Transitioning into new roles at new places calls for “misinterpretations” of the past.
“The only reliable lesson the past teaches us is how locked we are in the present…The critical massing of conditions that enables a particular way of life to come into being is almost impossible to detect while it is happening, and so is its deterioration. The world just rolls over, without anyone noticing exactly when, and a new set of circumstances is put in place. But the impulse to hold on to the past is very strong, and it is often hard to understand why things that worked once can’t continue to work. A lot of energy and imagination are consumed trying to fit old systems to new settings, though the pegs keep getting squarer and the holes keep getting rounder. In the end, the only way to make the past usable is to misinterpret it, which means, strictly speaking, to lose it.”
The massive shifts facing North American congregations whipped through my brain when I read that, a set of issues far too challenging for my 6 a.m., pre-caffeinated cranium. Ditching that line of thought, I soon recalled the many friends and (now former) colleagues transitioning into new roles at churches, schools and organizations -- all talented, energetic people but all a bit anxious, too.
And rightfully so. They’re headed to new places, places with their own histories, their own way of doing things, places where inevitably “the impulse to hold on to the past is very strong, and it is often hard to understand why things that worked once can’t continue to work.” None of my friends want to be cowboys who come in and change everything. At the same time, who wants to waste energy and imagination trying to sustain what will no longer work because a new set of conditions swirl on the horizon?
I imagine my friends will encounter at least two kinds of storytellers when they arrive at their new posts. The first are the stalwart guardians of history; they’ve probably been integral to the leadership in the past and will continue long after my friends have gone, at least that’s the subtext of the story they’re telling. The other storyteller will be the gadfly instigators, naively critical of a “dead” past and ready to shake things up.
These are the versions of the past which, in Menand’s words, my friends will need “to lose”; the versions of history they’ll need “to misinterpret.”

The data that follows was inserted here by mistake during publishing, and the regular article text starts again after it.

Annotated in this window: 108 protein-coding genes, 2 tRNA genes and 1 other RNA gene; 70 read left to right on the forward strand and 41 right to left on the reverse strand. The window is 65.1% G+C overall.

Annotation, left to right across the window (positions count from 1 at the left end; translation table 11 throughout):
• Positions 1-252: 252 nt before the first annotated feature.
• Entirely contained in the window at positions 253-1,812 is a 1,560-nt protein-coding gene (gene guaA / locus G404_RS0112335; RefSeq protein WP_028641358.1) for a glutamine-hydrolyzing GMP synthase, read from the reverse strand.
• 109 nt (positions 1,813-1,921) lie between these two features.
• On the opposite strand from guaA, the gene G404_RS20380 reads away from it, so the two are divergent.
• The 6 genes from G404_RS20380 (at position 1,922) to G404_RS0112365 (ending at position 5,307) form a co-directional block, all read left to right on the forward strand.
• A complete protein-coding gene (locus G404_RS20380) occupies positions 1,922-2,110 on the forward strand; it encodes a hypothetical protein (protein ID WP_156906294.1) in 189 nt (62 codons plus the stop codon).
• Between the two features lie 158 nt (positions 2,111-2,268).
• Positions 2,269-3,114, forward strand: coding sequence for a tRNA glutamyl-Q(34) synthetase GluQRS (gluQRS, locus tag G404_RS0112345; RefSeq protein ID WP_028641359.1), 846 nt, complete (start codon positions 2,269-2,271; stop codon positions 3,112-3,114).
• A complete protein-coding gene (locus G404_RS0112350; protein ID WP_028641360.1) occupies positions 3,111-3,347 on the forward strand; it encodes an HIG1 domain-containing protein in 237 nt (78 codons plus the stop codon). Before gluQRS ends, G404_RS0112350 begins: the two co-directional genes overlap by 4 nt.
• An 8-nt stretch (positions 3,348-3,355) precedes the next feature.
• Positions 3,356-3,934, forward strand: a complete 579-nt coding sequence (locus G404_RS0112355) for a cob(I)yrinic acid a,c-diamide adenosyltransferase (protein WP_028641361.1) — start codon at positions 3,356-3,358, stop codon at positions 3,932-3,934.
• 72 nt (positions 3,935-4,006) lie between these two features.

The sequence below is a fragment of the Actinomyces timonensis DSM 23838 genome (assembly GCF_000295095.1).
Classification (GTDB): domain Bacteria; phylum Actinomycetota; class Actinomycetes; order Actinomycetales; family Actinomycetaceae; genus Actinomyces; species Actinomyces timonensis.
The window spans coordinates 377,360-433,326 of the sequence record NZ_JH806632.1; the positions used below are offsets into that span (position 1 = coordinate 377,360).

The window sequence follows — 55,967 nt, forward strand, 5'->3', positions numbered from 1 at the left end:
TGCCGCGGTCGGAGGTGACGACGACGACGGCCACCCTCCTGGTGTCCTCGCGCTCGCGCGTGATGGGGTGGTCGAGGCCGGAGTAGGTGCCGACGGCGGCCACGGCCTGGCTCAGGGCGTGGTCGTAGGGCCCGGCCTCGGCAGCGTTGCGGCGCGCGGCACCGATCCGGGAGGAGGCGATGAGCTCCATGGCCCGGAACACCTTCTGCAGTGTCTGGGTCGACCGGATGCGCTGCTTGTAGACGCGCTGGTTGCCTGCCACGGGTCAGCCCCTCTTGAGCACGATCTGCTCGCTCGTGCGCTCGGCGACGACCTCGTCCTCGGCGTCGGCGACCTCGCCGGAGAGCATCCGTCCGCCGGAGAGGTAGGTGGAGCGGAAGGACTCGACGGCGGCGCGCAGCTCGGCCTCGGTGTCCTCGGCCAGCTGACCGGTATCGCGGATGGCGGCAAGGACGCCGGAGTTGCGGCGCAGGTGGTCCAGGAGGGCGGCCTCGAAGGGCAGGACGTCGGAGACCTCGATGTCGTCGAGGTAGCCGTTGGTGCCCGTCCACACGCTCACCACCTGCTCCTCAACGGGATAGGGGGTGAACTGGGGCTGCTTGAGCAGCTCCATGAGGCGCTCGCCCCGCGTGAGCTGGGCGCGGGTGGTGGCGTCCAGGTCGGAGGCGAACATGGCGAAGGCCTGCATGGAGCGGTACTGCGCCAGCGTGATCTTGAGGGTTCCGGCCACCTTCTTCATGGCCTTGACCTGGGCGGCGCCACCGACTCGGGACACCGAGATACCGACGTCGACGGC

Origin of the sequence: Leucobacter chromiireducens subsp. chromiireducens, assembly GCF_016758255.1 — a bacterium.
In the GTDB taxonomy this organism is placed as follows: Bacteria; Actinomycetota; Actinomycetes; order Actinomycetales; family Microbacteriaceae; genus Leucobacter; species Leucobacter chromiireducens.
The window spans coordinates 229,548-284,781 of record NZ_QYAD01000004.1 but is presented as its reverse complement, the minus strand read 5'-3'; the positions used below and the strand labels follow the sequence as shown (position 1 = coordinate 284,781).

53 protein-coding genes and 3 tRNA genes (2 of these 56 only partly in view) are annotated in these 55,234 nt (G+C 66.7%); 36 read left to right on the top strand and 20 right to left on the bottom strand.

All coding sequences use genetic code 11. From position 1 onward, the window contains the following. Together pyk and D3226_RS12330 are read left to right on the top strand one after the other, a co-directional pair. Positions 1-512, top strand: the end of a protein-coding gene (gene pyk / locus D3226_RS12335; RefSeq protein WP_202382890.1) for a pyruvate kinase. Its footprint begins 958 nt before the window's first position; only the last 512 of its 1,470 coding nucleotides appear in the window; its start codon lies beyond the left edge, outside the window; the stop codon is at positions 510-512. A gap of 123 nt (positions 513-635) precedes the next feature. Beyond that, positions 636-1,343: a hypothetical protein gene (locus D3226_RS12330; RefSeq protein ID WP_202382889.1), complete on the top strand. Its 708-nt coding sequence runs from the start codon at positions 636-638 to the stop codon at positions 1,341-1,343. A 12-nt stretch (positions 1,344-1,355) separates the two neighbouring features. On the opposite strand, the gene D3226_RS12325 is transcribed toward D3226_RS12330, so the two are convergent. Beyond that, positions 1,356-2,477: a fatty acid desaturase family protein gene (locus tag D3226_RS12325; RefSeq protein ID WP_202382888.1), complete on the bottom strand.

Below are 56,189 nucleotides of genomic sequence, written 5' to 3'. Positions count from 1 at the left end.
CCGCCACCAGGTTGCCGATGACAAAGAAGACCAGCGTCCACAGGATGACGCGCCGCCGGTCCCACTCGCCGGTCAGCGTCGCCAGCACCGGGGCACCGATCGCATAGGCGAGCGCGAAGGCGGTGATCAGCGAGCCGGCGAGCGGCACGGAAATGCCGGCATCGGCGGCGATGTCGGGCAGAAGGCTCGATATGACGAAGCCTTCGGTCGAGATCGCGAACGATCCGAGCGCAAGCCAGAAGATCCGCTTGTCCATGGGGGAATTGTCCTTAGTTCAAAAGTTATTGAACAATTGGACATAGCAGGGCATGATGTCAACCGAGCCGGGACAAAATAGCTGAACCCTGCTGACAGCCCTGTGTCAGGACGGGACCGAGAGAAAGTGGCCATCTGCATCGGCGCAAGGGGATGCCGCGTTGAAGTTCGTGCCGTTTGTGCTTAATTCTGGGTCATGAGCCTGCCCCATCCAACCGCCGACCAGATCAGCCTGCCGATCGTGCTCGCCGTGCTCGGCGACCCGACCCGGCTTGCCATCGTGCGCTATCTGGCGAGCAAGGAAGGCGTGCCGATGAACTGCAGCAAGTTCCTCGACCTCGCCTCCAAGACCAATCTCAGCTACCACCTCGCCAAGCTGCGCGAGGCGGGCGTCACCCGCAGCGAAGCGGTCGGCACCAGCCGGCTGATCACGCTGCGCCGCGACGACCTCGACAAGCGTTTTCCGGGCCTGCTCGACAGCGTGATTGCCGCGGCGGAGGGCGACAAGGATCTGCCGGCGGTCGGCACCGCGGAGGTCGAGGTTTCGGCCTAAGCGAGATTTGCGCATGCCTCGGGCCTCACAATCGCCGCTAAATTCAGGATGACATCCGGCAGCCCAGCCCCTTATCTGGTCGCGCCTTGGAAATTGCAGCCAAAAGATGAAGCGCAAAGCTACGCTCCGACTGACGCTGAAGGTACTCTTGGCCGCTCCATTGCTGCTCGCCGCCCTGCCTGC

But perhaps they’ll stumble upon a third kind of storyteller; people who’ve been around a while, like the historical bastions, but lack their domineering recourse. These folks have that virtuous combination of commitment and memory; they’ve seen what’s worked and what hasn’t and they love the place enough to let it change, if need be. In churches they’re often the quiet saints masked as elderly deaconesses.
But if my friends can’t find this third storyteller, they’ll have to go about that messy theological business of misinterpretation that Menand describes.
Even the disciples struggled with this. They couldn’t grasp what Jesus meant when he said the “Son of Man” must die but in three days would rise again -- how those “conditions that enable a particular way of life” were impossible to detect in the present, that although the kingdom was at hand, it could only be seen after the Emmaus road, in the breaking of bread.
And yet we return each week, to break bread and drink wine, to sing and recite; a way of life as old as the cross, an inheritance we haven’t lost but one that has perhaps changed on us, because the conditions around it changed, too.
Jesus said something about losing your life to save it and made interpretations of the law and prophets which incited people to push him off the edge of a cliff. How do we lose our history, or as Menand suggests, misinterpret it (like Jesus), in order to receive it back?
Here’s to my friends as they begin new roles in new places. May they find those who will help them misinterpret the story.
And may they not be thrown off a cliff.
Benjamin McNutt is the editor of Call & Response. You can follow him on Twitter @benjaminmcnutt.